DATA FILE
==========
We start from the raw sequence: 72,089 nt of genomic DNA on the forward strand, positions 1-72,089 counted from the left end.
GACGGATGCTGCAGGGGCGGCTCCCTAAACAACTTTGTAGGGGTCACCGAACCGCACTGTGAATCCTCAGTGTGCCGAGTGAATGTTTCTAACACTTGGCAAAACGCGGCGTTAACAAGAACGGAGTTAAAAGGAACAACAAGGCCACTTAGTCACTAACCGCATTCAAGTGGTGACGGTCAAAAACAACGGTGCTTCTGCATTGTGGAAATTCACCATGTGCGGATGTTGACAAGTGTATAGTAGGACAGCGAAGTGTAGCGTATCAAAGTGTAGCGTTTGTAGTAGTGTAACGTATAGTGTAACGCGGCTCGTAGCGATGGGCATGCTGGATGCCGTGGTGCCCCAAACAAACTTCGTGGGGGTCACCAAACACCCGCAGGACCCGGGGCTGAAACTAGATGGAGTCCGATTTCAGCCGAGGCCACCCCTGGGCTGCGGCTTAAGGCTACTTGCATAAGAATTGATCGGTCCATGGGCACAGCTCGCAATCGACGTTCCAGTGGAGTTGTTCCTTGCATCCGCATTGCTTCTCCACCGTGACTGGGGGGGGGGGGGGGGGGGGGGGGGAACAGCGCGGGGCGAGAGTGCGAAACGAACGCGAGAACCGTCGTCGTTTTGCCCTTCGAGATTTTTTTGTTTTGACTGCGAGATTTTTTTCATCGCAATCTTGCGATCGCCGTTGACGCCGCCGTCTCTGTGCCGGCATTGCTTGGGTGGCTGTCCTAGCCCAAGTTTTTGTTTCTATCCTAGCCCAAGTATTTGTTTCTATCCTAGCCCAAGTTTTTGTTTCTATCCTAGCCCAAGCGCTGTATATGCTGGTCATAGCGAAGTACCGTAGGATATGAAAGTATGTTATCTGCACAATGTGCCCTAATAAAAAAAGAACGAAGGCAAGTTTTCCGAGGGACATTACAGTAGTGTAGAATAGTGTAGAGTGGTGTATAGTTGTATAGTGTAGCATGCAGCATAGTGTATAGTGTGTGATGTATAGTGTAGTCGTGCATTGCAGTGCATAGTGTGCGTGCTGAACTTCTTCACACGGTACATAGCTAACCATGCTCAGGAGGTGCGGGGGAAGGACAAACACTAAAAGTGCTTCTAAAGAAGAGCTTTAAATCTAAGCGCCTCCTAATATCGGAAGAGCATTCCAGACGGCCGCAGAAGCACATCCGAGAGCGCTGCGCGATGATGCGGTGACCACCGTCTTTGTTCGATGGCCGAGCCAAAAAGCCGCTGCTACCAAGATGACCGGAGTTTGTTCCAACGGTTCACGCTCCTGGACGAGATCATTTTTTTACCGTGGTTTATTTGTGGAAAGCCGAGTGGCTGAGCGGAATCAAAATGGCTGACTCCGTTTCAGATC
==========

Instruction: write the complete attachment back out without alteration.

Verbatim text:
We start from the raw sequence: 72,089 nt of genomic DNA on the forward strand, positions 1-72,089 counted from the left end.
GACGGATGCTGCAGGGGCGGCTCCCTAAACAACTTTGTAGGGGTCACCGAACCGCACTGTGAATCCTCAGTGTGCCGAGTGAATGTTTCTAACACTTGGCAAAACGCGGCGTTAACAAGAACGGAGTTAAAAGGAACAACAAGGCCACTTAGTCACTAACCGCATTCAAGTGGTGACGGTCAAAAACAACGGTGCTTCTGCATTGTGGAAATTCACCATGTGCGGATGTTGACAAGTGTATAGTAGGACAGCGAAGTGTAGCGTATCAAAGTGTAGCGTTTGTAGTAGTGTAACGTATAGTGTAACGCGGCTCGTAGCGATGGGCATGCTGGATGCCGTGGTGCCCCAAACAAACTTCGTGGGGGTCACCAAACACCCGCAGGACCCGGGGCTGAAACTAGATGGAGTCCGATTTCAGCCGAGGCCACCCCTGGGCTGCGGCTTAAGGCTACTTGCATAAGAATTGATCGGTCCATGGGCACAGCTCGCAATCGACGTTCCAGTGGAGTTGTTCCTTGCATCCGCATTGCTTCTCCACCGTGACTGGGGGGGGGGGGGGGGGGGGGGGGGAACAGCGCGGGGCGAGAGTGCGAAACGAACGCGAGAACCGTCGTCGTTTTGCCCTTCGAGATTTTTTTGTTTTGACTGCGAGATTTTTTTCATCGCAATCTTGCGATCGCCGTTGACGCCGCCGTCTCTGTGCCGGCATTGCTTGGGTGGCTGTCCTAGCCCAAGTTTTTGTTTCTATCCTAGCCCAAGTATTTGTTTCTATCCTAGCCCAAGTTTTTGTTTCTATCCTAGCCCAAGCGCTGTATATGCTGGTCATAGCGAAGTACCGTAGGATATGAAAGTATGTTATCTGCACAATGTGCCCTAATAAAAAAAGAACGAAGGCAAGTTTTCCGAGGGACATTACAGTAGTGTAGAATAGTGTAGAGTGGTGTATAGTTGTATAGTGTAGCATGCAGCATAGTGTATAGTGTGTGATGTATAGTGTAGTCGTGCATTGCAGTGCATAGTGTGCGTGCTGAACTTCTTCACACGGTACATAGCTAACCATGCTCAGGAGGTGCGGGGGAAGGACAAACACTAAAAGTGCTTCTAAAGAAGAGCTTTAAATCTAAGCGCCTCCTAATATCGGAAGAGCATTCCAGACGGCCGCAGAAGCACATCCGAGAGCGCTGCGCGATGATGCGGTGACCACCGTCTTTGTTCGATGGCCGAGCCAAAAAGCCGCTGCTACCAAGATGACCGGAGTTTGTTCCAACGGTTCACGCTCCTGGACGAGATCATTTTTTTACCGTGGTTTATTTGTGGAAAGCCGAGTGGCTGAGCGGAATCAAAATGGCTGACTCCGTTTCAGATC